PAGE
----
A few weeks ago, I was asked to give part of today’s Sunday morning address at my Sunday morning activity. The topic would be one of my favorites: my love of pets. I was daunted by the request, both the public speaking part and the preparation part, which would be adding something else to my plate. (My plate might not objectively have a lot on it, but it’s about as full as I can take. It’s really more like a little saucer.)
I apologetically declined, and in the end, my words wouldn’t have fit the bill anyway, as the talk was described as consisting of people speaking about “what (not whom) they love.”
Tonight, at a vigil/rally held in response to the white nationalist march in Charlottesville, Virginia and the deaths of one counter-protester (intentionally rammed into by a white supremacist’s car; many others were injured in this act of terrorism) and two police officers, I marveled at how quickly this gathering and other events around the country came together. A few of the speakers, with gratitude to the organizers and attendees, mentioned this fast response. Having recently said no to giving a very brief address that I would have had weeks to write, I was all the more impressed.
People had about 24 hours to plan the vigils, spread the word, prepare remarks, and make signs. (Some of the signs I saw may have witnessed many marches and rallies over the last months and years. Others, making specific reference to Charlottesville and Heather Heyer, could not have been made before yesterday.) When two young women faced the crowd to sing “America the Beautiful,” another vigil attendee spontaneously joined them and accompanied them on guitar. Organizers of this Vigil for Justice not only brought everyone together, but also brought flowers and bottled water to give to the crowd.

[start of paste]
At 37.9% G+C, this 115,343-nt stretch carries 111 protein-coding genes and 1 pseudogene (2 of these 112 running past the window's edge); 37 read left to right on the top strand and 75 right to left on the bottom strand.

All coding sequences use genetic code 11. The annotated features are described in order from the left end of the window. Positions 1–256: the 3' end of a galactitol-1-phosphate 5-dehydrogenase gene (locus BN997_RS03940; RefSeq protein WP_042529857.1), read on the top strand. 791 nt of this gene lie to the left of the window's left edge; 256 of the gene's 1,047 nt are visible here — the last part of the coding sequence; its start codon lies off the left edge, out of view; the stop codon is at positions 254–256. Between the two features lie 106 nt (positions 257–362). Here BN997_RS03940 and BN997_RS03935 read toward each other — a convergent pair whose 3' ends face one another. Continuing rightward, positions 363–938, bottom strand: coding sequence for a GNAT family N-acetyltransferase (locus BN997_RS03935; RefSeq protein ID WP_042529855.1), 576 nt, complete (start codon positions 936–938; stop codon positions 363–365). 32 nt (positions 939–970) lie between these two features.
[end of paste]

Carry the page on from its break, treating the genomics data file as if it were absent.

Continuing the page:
We had gathered next to the World War II Memorial, surrounded by monuments. One man who spoke noted what I’d been thinking: the location, a memorial to those who died fighting Nazis, was a fitting place to denounce a new generation of Nazis. Several speakers and sign-holders alluded to relatives who had fought in World War II.
When I was younger and I had grandparents who lived in South Carolina, my family often drove down to visit in summer or over the holidays, with stops for sightseeing along the way. I would get Charlottesville (Virginia), Charlotte (North Carolina), and Charleston (South Carolina) mixed up. These days we know these cities by the tragedies they’ve sustained in recent days and years.
This post has been full of personal reflections. Heather Heyer, who was killed by the car that slammed into the crowd of counter-protesters, was three years younger than me and had the same job title I have. I struggle mightily with reproof against people “centering themselves” in conversations on these issues, because everything I was taught in my training to be an educator indicated that making personal connections is a huge component of how humans learn.
That said, my own post processing my own thoughts on my own blog is a beginning, not an end. There are and will continue to be so many other voices for me to hear and read and learn from. There will be more statements condemning white supremacy from writers and religious organizations and museums and everyday people and elected officials, even if not from the president himself. There will be more events to attend, donations to make, and articles to share. There will be at least one million pieces of writing more worthy of being read than this post. (I welcome any recommendations for what to read.)
And there will, without a doubt, be more tragedies that demand our response and action. We can all hope there will be no more white nationalism, but pretending we have already achieved such a world doesn’t do us any good.